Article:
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Moms Decide Election 2012: Environmental Issues

Many of us have concerns about the welfare of the environment. See what the moms on our political panel have to say about it.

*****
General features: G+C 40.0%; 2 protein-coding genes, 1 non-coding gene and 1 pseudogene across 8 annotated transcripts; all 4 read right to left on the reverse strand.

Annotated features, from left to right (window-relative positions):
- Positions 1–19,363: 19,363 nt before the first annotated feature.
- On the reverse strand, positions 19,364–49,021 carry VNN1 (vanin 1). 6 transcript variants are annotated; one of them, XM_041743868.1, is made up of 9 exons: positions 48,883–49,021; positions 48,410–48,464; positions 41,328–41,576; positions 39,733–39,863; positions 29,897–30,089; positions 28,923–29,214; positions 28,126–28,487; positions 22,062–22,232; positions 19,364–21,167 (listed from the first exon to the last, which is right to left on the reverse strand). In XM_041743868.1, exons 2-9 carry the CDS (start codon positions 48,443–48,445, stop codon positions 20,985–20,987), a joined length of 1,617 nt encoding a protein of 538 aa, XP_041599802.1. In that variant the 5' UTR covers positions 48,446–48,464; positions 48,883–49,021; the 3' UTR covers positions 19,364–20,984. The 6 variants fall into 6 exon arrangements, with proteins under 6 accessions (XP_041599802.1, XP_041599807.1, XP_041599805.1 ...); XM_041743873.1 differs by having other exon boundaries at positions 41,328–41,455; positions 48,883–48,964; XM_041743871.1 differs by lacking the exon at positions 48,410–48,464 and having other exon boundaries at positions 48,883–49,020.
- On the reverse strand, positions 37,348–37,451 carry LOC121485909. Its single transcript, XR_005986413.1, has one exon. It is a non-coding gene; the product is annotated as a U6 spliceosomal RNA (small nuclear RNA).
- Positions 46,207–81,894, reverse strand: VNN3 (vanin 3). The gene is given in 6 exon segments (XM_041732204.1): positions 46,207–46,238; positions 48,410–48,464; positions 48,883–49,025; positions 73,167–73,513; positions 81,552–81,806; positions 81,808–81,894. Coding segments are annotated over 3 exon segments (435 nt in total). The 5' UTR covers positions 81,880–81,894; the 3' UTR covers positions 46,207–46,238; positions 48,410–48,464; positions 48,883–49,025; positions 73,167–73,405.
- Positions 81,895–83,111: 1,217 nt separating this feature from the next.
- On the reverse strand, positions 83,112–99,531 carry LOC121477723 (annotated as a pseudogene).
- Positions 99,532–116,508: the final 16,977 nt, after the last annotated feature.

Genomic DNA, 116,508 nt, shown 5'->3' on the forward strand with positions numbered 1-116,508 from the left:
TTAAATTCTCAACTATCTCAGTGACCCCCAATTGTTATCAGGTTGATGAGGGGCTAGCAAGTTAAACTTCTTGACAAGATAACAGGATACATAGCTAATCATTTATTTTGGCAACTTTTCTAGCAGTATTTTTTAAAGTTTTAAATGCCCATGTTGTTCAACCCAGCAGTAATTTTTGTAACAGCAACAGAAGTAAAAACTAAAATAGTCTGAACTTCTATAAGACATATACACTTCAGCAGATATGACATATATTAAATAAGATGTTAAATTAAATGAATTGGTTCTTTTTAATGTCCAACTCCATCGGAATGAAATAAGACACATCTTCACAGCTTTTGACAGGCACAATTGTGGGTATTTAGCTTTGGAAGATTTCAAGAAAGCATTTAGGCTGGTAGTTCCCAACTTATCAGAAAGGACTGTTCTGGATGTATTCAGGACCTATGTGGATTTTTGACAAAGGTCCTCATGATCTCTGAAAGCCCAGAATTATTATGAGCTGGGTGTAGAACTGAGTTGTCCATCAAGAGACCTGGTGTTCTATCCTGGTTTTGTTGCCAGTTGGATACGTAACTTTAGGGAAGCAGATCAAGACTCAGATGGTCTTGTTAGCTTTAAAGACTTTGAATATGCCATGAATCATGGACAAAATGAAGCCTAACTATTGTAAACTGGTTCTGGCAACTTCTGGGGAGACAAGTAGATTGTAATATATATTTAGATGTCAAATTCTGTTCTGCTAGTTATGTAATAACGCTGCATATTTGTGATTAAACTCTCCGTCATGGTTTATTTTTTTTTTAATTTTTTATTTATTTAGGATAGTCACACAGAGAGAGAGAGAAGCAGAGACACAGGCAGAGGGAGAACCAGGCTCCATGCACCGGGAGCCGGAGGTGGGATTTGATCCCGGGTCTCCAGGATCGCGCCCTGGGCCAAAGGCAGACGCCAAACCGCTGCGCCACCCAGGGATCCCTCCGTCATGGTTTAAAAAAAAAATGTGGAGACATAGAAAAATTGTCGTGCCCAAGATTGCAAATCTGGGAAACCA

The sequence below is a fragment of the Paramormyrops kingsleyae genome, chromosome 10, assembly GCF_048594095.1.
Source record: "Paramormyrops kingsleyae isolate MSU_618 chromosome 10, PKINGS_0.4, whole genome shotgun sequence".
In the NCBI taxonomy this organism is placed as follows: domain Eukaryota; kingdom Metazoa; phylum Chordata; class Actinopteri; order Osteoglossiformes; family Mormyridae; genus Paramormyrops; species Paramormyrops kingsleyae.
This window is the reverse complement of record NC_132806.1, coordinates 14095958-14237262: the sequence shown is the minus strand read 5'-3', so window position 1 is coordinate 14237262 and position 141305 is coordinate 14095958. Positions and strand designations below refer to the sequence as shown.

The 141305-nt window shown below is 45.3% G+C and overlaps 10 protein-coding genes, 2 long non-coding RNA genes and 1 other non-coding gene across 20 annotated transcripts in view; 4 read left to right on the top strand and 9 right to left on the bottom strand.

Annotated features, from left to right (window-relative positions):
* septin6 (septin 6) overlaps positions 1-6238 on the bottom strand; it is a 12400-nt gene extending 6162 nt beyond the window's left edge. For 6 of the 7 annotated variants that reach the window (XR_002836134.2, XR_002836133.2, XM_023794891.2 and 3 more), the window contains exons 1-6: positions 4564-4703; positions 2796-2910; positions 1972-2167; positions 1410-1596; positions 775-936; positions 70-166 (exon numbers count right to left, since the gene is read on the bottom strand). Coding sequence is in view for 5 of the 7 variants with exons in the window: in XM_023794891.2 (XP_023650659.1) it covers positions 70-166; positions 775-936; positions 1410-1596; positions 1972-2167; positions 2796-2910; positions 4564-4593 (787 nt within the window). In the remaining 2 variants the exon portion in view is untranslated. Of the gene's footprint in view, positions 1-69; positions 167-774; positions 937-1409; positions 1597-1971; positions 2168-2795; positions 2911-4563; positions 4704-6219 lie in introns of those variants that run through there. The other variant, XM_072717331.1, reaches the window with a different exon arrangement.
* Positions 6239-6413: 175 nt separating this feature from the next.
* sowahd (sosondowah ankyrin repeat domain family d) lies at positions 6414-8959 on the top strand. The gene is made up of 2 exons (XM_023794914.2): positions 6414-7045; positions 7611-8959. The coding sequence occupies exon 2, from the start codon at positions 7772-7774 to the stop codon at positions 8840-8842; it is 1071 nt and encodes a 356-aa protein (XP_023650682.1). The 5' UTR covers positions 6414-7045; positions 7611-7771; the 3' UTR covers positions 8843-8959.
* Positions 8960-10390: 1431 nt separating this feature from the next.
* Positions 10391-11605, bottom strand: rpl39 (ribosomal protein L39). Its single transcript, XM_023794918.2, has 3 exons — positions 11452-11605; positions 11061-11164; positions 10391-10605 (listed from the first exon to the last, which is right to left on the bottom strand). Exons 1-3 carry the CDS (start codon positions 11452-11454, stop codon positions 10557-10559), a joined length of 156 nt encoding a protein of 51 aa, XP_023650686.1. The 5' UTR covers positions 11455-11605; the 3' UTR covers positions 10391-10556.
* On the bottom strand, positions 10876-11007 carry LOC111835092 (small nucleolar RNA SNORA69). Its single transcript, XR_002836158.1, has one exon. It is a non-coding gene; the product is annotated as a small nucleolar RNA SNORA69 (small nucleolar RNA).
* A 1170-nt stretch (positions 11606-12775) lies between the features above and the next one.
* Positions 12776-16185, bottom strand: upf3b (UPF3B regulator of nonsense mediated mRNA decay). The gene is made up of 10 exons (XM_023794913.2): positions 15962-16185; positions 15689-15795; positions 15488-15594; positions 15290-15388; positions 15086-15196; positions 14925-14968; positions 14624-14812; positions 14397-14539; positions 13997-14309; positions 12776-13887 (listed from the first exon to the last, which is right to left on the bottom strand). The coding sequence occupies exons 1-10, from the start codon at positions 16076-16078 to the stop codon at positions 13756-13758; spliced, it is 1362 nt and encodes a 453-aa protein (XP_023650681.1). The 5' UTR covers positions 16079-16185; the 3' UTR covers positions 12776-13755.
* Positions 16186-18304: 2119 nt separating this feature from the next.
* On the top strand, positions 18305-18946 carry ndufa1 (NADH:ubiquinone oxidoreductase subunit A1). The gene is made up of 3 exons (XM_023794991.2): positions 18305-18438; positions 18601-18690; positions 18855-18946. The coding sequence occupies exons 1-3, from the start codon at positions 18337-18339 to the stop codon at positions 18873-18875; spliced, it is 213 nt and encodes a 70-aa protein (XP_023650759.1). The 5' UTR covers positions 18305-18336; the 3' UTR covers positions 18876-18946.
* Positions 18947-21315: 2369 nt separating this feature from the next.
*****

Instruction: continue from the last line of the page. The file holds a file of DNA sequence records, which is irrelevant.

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Before having a baby, I was blissfully ignorant, and now this world has been opened to me and I'm perpetually overwhelmed by it. I find it-- she touched on arsenic in baby formula. That to me is the most absurd thing I've ever heard but to make it worse is the fact that it's been showing up in formula that's marketed as organic. I find as a mom, as someone who's not a chemist, who's not someone who is educated enough to even begin to really truly understand what these things are and what the impact is, and to have to sit there and try to figure out label by label what I should be looking for, and half the time most of the things aren't on the labels. I don't even know how to do that on a personal level to protect my family. So I am looking to the government to actually enforce some sort of policy change that would have a greater impact. -Talk a lot about social issues and human rights. I do see environmental rights as crossing over into human rights, our right to breathe fresh air, our right to raise children who are safe from harmful chemicals. We have over 100,000 chemicals on the market right now and the EPA cannot assure us of the safety of those chemicals. When you have fetuses in the womb and they're born pre-polluted, something has to change. -The documentary with a bunch of coal miners in West Virginia, and some of what I've heard today was reflected, which was in the state of West Virginia, no thank you, I don't need the EPA to come in until I have played in this river, this lake, this whatever, my business is growing, this job pays $60,000 a year, and guess what? The only other thing you're offering me is working for 9 bucks an hour and-- where they're only-- they give me 38 hours a week. You know, you'd rather save the salamander or you'd rather worry about some chemical, than save my family. That is literally verbatim almost the argument that a coal miner's family in West Virginia would give you. They'd say state, you know, government state out of my rights. -I could tell you that as, you know, an American, I don't think I feel like my grandmother felt. I think my grandmother felt, you know, the baking the apple pie, I'm friends with the garbage man, like it was very much a small town, and I feel now because of this laundry list that we created that I honestly feel like I'm not depending on anybody to look out for me and my family but me.